The bar is always set exceptionally high when you hear the word "Pixar." The animation studio has of course given us some of the very best movies - animated or otherwise - that have been made over the last 3 decades.
With that framing in mind, "Elemental" isn't among the very best of Pixar. But it is the sort of movie that we frankly need more of.
I happened to really enjoy "Elemental," for what it is and also for what it was trying to be. Some of its themes - like the appreciation and understanding of other cultures - have been done better elsewhere. "Zootopia" comes to mind, as a superior film that tackled a lot of the same issues. But "Elemental" felt inclusive in ways that other films don't. I thought it had the potential to be great, even if it didn't quite hit that high mark.
As Pixar is famous for doing, an intricate world is built and imagined. In "Elemental," four different types of creatures co-exist: You have the fire-people, the water-people, the land-people and the wind-people. In the vast cities, we see all of these kinds mixing, dealing in commerce and cohabitating. But there are also - "districts" we'll call them - where you don't want to find yourself going if you are not of that elemental make-up.
The story follows a "fire family" made up of dad Bernie (Ronnie Del Carmen) and his wife Cinder (Shila Ommi). Like many immigrant stories, they flee their homeland for a better life in an unknown world (even their names are given to them by an "immigration" officer who can't understand their native tongue). Bernie sets up a shop where he sells goods to other fire-people, and he makes an honest living running his store, while Cinder operates her "psychic" readings in the backroom. Over time, the community grows. Think "Chinatown" or "Little Italy," as in a lower-class urban area where only one "minority" populates.
Bernie and Cinder eventually have a daughter, Ember (Leah Lewis) who is being groomed to take over the family business. But Ember isn't sure that her father's version of her future matches her own. Worse, Ember's horrible temper continuously gets in the way, leaving all of the family with doubts as to if Ember is even capable of running the store.
After a major mishap takes place on a day where Ember tried her hand at running things, she meets a water-person, Wade (Mamoudou Athie), a health inspector who ends up writing up the fire-family's store for multiple violations. There seems to be larger things going on in the city that could prove disastrous to all elements, but in the short-term, the violations could lead to Bernie's store getting shut down...and in her mind, it's all because of Ember.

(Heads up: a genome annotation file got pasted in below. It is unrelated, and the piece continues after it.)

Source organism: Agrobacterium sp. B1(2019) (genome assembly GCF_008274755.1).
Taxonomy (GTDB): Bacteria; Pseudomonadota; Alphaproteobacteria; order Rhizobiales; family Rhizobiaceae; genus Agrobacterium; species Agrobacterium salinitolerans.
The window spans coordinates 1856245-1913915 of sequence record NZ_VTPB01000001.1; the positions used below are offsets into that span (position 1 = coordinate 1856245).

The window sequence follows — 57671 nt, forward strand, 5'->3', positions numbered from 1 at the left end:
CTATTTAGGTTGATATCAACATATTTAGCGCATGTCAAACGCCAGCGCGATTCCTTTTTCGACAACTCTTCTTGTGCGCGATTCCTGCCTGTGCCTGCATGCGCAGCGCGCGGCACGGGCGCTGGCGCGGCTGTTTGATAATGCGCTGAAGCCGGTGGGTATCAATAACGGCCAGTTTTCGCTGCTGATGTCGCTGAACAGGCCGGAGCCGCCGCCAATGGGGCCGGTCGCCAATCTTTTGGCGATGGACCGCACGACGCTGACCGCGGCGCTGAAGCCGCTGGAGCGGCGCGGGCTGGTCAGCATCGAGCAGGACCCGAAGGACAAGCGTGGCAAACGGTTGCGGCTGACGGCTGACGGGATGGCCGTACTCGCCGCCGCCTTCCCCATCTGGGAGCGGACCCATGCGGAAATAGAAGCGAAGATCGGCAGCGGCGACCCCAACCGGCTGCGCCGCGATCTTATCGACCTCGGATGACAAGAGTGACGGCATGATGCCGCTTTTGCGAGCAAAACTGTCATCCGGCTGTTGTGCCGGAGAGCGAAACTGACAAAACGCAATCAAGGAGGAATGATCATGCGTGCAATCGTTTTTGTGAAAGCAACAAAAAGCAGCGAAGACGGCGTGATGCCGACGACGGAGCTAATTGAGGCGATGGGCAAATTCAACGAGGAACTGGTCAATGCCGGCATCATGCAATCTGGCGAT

"Elemental" isn't as funny as you might expect, but it has big things on its mind. The animation style too, while brilliant to look at, doesn't give you the fell of big, fuzzy and inviting characters like we're maybe used to. Many of the themes - especially dealing with the parents struggle as immigrants - will fly a mile high over the heads of young kids. But it's colorful and hopeful. And it contains a lot of great lessons, even if not all of them are cleanly executed.
The journey of discovery that Wade and Ember have is meaningful, and it feels more timely than most other Pixar efforts. Here are two people - one made of fire and one made of water - who have been told that they simply cannot mix. They are afraid to touch one another. They may have to overcome some of the cultural barriers that have been placed in front of them if they are to eventually be together, but they learn that these challenges are not insurmountable.
Other than Catherine O'Hara and Wendi McLendon-Covey who both give voices to bit characters in the film, "Elemental" is not chock-full of A-list voice talent. It isn't trying to sell toys, or lead to a theme park experience. It's a story-first film about some incredibly important topics. It feels a bit disjointed and long in the middle but I felt it delivered with its impactful final stretch.
Not to be overlooked, it's optimistic and devoid of cynicism. It manages to deliver complex emotional themes in simple terms. These are quite the rarity these days in films aimed at families.
In that way, "Elemental" feels equivalent to maybe an independent movie trying to exist in a sea of tentpole blockbusters...small in comparison but in many ways much more vital. There needs to be more movies like "Elemental," not less, and for that reason, I have no hesitations in championing it.
Genre: Animation, Adventure, Comedy.
Run Time: 1 hour 43 minutes.
Starring (voices of): Leah Lewis, Mamoudou Athie, Catherine O'Hara, Wendi McLendon-Covey, Ronnie Del Carmen, Shila Ommi.
Directed by Peter Sohn ("The Good Dinosaur").
"Elemental" is in theaters on Friday, June 16th, 2023.
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